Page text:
11 Travel Tips: Tikal

If you find yourself planning a trip to Tikal, here are eleven helpful tips to make the visit comfortable:

Tip #1 - Travel by Air

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The most comfortable way to travel to Tikal is by air.  For around $200 you can make the round trip flight from Guatemala City to Flores any day of the week.  The plane ride lasts a minuscule 30 minutes (amazing compared to the 12 grueling hours it takes to get there by car).  From Flores either hire a guide or rent a car and drive yourself the remaining hour to Tikal.  The “Ways” app is very helpful if you choose to brave the roads for yourself.  It is possible to access Tikal from Belize as well.  I have heard that this trip takes 4 hours in car.

Tip #2 - Ojo!  Watch out!

Watch out for tumulus (Guatemalan inverted speed bumps).  There are many of these speed controls en route to Tikal.  They can ruin your car if you are not careful.

Tip #3 - Choose Lodging Close to the Park

 La Casa de Don David, El Remate.

La Casa de Don David, El Remate.

If you plan to overnight near the ruins, there are two main cities people choose to stay: Flores & El Remate.  Both are lovely towns.  We chose El Remate because it is a 1/2 hour closer to the ruins than Flores and because we had heard from family that it was a great place to stay.   (See my review of the hotel we stayed in, La Casa de Don David to learn about this simple and wonderful hotel.)  Please also note: if you are uninterested in swimming in the lake and only care to go to the park, the closest place to stay for the night would be at the hotels that are actually in the park like the Camino Real, Tikal.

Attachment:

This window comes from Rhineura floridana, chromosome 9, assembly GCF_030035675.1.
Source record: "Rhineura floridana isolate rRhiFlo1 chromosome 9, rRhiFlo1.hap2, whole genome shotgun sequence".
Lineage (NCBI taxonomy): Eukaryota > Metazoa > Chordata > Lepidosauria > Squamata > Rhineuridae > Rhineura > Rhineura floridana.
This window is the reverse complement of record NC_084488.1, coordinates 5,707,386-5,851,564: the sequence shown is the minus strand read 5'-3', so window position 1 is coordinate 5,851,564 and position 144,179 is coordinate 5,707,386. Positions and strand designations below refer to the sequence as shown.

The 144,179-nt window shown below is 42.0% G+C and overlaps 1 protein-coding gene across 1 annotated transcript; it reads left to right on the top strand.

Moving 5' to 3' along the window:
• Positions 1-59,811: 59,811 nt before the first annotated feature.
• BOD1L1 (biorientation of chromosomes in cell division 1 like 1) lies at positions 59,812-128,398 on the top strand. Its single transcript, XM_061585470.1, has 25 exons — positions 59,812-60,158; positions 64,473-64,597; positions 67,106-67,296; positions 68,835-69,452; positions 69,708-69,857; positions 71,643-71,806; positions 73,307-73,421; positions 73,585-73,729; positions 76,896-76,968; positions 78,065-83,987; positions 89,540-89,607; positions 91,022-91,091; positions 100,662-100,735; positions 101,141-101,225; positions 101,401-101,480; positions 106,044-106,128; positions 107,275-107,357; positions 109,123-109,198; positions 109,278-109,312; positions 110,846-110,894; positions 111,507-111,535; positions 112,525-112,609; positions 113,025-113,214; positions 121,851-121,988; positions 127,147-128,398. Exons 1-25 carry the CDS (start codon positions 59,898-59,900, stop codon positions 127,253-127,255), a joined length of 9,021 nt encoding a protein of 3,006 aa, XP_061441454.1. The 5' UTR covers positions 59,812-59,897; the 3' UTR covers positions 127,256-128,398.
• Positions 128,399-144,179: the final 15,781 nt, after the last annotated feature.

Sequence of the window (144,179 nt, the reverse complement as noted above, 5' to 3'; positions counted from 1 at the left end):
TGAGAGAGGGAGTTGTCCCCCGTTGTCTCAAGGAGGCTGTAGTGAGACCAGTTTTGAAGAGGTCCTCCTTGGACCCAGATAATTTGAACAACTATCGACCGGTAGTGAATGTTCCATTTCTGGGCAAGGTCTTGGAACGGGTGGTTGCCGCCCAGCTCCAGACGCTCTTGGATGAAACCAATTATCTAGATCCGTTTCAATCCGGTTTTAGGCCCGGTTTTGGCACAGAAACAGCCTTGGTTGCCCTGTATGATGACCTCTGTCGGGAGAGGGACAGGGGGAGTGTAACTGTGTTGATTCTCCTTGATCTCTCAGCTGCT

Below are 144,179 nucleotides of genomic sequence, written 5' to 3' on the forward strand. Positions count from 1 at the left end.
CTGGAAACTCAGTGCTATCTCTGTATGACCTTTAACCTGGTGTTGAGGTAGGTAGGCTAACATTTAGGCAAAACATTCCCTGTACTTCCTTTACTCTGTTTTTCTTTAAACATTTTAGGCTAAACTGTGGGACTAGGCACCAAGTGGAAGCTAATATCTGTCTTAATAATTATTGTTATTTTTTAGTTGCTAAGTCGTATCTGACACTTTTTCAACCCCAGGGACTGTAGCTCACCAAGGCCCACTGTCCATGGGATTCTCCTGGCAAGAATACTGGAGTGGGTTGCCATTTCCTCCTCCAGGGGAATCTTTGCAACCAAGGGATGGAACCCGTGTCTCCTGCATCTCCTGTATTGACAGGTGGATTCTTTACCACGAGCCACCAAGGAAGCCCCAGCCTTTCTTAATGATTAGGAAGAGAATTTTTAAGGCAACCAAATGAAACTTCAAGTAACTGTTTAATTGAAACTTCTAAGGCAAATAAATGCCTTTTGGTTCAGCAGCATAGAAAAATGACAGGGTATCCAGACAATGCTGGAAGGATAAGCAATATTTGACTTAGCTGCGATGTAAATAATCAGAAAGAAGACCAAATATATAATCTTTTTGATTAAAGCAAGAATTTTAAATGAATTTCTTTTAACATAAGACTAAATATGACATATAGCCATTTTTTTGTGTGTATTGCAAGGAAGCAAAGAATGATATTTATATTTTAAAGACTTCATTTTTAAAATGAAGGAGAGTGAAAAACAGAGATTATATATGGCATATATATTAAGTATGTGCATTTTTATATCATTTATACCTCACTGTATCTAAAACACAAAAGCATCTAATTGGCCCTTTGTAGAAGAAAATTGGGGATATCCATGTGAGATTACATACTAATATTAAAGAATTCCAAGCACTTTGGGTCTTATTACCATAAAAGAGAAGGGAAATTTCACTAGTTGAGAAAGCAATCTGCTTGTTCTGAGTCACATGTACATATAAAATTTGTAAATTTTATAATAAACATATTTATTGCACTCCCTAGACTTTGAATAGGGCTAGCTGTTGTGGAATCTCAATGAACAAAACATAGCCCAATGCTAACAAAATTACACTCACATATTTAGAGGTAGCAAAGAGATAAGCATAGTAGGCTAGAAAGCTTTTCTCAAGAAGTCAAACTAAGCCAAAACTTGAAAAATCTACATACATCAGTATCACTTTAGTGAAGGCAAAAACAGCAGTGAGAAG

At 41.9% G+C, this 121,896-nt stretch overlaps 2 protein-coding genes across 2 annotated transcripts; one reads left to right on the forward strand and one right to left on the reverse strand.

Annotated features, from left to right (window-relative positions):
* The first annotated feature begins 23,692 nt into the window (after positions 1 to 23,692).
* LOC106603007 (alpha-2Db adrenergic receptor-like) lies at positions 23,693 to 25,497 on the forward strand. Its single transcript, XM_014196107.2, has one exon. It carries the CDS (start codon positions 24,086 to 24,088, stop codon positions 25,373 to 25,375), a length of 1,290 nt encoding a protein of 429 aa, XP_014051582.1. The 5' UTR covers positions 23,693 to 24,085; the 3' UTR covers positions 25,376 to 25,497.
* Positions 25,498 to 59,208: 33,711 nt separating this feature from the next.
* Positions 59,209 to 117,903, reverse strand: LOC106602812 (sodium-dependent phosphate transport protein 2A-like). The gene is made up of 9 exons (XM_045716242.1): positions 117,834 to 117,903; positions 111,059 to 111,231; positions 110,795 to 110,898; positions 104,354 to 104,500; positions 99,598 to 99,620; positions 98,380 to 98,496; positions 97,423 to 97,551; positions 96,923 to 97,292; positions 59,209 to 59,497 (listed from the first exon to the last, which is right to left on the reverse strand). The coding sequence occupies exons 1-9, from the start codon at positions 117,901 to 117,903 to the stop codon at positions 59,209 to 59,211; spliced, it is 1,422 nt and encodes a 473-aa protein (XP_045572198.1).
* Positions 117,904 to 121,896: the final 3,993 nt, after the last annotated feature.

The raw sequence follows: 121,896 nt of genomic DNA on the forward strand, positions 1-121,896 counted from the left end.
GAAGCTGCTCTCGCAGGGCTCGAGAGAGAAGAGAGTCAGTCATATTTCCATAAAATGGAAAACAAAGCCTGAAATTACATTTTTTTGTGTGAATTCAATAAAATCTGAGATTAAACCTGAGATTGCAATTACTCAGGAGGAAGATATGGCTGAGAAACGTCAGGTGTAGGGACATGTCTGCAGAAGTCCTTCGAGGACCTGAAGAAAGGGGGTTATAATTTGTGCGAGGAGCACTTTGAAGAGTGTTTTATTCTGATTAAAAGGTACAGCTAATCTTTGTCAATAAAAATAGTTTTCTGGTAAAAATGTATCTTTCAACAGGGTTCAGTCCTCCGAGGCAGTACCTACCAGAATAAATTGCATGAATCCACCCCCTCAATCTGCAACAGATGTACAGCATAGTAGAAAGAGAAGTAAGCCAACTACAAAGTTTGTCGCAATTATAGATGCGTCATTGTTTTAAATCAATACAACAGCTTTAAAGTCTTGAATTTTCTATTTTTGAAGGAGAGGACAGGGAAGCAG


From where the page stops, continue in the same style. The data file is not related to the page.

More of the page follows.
Tip #4 - Avoid the Heat - Go Early

Go to the park early in the morning to avoid the heat and to have the best chances of seeing the wildlife.  Sunrise and sunset are also prime times to see the jungle at its best and you will get the added pleasure of hearing the animals wake up or signal the end of the day.  Their howls, screeches and general buzz will be a vibrational experience you will never forget!

 Not a mosquito, but a dragonfly here that perched on the edge of my water bottle and posed long enough for a photo!

Not a mosquito, but a dragonfly here that perched on the edge of my water bottle and posed long enough for a photo!

Tip #5 - Wear Mosquito Repellant!

Mosquitos.  This is mosquito country so I want to underline the importance of wearing mosquito repellant with DEET.  Dengue Fever is nothing to mess around with (I know, I’ve had it) so to prevent yourself from getting it (or zika or chikungunya) buy a decent amount of repellant with DEET.

 Hiking the trails in Tikal.

Hiking the trails in Tikal.

Tip #6 - Bring Good Walking / Hiking Shoes

Plan to do some hiking and climbing while at the park.  The temples are spread out so you will need to amble from one to the next.  It was not difficult but definitely more walking than I had expected and there were many tree roots that created bumps and crevices along the pathways.  

 A pick-up truck with comfy make-shift seats helps to transport those who are unable to hike the trails in Tikal National Park.

A pick-up truck with comfy make-shift seats helps to transport those who are unable to hike the trails in Tikal National Park.